geothermal well

Ashley Derry used a paint scraper and a modified dustpan to collect samples of bark from a tree. Nearby, Craig Dunn lowered a measuring device into a residential water well, and then checked the readings on a small computer back at the truck. He then dropped collection container into the narrow pipe to take a water sample, while Derry finished taking some samples of soil and measurements of carbon dioxide. She also checked the temperature about 30 inches under the surface, using a special thermometer pushed down a peg-hole she’d just created. Then the two sat for a few moments, entering data and measurements into a computer program. The whole thing took them about an hour, faster than their first run earlier that day. They were here testing the process and the tools that others will be using later on in the season, so they know what to expect.

Dunn and Derry were in Valemount this week with Borealis Geopower, trying to determine the potential costs of drilling to generate power on their geothermal lease. Dunn says they have let two of their leases in the Canoe Reach lapse – the ones further south – because the potential in them is equal to the potential closer to town; and the closer to town the better.

On Monday night, April 28, Dunn and Derry met with about 15 interested locals at the Three Ranges brewery to talk geothermal, and to explain why they are testing residential wells outside of their lease area.

“Every well is an exploration tool that we don’t have to pay for,” says Dunn, Borealis’s chief geologist. He says it is basically a trade – they get to test temperature and chemistry at depths without having to drill, and the homeowner gets a little bit of information about their well. He can tell the homeowner a bit about their well, like the water depth, and whether it has a soft or hard bottom, and the homeowner can get copies of the chemical results when they are done.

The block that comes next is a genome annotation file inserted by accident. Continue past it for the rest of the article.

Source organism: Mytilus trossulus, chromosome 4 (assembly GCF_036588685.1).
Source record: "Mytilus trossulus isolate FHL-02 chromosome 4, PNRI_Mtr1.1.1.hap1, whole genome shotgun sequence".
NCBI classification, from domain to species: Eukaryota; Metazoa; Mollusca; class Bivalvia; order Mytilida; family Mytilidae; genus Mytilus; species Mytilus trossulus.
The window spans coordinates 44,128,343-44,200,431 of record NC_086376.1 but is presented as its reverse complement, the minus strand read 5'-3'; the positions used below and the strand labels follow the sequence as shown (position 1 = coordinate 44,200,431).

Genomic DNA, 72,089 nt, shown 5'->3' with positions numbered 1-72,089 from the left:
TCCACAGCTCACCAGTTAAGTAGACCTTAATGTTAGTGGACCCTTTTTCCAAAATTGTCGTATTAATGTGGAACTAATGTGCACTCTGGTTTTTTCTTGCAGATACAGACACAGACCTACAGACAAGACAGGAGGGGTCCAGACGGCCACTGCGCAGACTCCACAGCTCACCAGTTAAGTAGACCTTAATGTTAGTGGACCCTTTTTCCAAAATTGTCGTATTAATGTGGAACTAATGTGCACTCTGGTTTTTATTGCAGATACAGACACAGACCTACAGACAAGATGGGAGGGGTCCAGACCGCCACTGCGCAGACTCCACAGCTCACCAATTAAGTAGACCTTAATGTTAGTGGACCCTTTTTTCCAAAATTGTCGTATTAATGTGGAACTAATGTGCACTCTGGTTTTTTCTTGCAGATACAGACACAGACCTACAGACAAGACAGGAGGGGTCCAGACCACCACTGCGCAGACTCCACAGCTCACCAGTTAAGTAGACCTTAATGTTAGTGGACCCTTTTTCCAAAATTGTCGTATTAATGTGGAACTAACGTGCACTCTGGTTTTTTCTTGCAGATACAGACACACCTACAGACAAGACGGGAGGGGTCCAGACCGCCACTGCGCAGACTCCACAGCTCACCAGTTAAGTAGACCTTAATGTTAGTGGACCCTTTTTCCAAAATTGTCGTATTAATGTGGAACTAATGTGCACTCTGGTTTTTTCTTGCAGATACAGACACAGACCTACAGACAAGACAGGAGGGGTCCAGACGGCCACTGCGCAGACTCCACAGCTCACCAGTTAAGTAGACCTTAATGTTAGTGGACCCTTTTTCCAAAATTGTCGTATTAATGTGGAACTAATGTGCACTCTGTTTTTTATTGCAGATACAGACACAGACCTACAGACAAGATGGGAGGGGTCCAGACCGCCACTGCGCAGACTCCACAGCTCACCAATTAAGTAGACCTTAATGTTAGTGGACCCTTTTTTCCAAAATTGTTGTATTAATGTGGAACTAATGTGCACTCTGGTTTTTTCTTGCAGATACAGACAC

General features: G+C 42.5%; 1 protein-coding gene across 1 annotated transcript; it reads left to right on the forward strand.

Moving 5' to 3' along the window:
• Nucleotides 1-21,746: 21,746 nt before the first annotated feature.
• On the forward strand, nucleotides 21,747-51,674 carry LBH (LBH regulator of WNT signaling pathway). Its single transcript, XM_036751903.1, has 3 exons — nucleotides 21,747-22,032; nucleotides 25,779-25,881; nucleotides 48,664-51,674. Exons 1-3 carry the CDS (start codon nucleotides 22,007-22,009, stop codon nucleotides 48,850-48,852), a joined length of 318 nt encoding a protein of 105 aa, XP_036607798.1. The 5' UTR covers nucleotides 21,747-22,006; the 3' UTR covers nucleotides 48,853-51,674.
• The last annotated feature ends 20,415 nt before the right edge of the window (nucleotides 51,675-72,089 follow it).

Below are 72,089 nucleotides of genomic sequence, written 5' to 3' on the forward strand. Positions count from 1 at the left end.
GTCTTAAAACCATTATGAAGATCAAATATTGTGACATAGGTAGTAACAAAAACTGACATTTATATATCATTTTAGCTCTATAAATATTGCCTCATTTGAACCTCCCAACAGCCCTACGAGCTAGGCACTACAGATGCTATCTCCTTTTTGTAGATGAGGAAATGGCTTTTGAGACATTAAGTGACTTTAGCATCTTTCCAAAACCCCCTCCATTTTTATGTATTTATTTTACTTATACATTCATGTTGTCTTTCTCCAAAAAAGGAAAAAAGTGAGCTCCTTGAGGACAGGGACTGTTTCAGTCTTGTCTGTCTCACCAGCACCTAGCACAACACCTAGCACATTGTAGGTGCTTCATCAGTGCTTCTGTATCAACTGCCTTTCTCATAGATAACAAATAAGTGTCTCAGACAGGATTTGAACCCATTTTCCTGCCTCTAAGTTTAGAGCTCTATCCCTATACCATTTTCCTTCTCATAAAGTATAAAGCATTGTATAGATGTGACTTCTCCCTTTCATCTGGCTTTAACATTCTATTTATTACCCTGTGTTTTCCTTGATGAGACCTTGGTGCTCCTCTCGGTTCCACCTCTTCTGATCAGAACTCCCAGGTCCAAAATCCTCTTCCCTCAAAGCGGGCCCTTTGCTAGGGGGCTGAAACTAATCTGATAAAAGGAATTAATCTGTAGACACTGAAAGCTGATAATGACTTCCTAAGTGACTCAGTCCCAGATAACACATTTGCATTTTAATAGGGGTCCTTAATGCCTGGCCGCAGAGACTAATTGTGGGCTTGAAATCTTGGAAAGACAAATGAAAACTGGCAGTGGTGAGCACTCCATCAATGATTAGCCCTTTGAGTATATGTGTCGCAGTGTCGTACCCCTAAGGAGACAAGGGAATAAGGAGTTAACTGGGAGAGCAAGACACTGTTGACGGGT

What Borealis can figure out from a number of wells and from other data they’ve recorded is where the “exciting faults” are. He says they’ve already figured out that the Rocky Mountain Trench is the most important one – where the heat is flowing – but they need to figure out which faults intersecting with it are the most promising. They want to know where the heat comes closest to the surface, so it is less expensive to drill. They can only build a production well in their lease area, but information around their lease can help them pinpoint those faults.

And it can help the whole community too. Dunn says the best heat range for a binary turbine (where the heated water stays in the earth, but heat is transferred to a secondary closed system that produces steam to turn a turbine, creating electricity) is between 140 and 170 degrees Celcius, and there will be a lot of heat left over after generating electricity. That heat can be used for something like a greenhouse, or for drying wood, and that is why he’d prefer the project be closer to town. Of course, he needs year-round access to the generation site (another reason to let the leases further down the reservoir lapse – lack of maintained road access), but having something nearby that can use the excess heat can actually make his system more efficient.

But the other way this well testing can help the community is by showing us potential for lower temperature heat, closer to the surface, and right in town. While they are finding the higher temperature potential, they are also finding the other areas of heat that can be used directly – for things like greenhouses, drying timber, or for heating business districts or groups of residential buildings.

Dunn says retrofitting existing buildings is generally more expensive than it is worth, but for someone thinking about building on one of the large lots in the village, like Saas Fee’s proposed condo site, direct use of geothermal heat could be a big benefit.

“I can help you develop a resource,” says Dunn. “You’ve helped me.” With results from 10-15 wells, he estimates he could find the depth for a viable direct use project within a few months.

“It is all about thinking with the end goal in mind,” says Dunn. He says Borealis chose Valemount because it has a very hot spring, it is on a very large fault, and it is at the end of a power line, but he has been more than impressed with the response and interest from local people. He says they are very appreciative of help from people like Owen Torgerson, who is helping arrange access to wells with willing homeowners, and the homeowners themselves.

Dunn says the Canadian Geothermal Energy Association has done a great job of bringing geothermal power potential to BC Hydro during hearings for the Site C dam which would see the Peace River flooded. He also says Kinder Morgan, who will need more power between Rearguard and Kamloops if the expansion of the Trans Mountain pipeline is approved, has been “extremely helpful.” He says they listened and were encouraging, when most other big oil companies dismissed them.

Dunn says they will be testing more wells over the coming months, as well as continuing with other exploratory work. He’s hoping to start a slim hole drilling program this summer.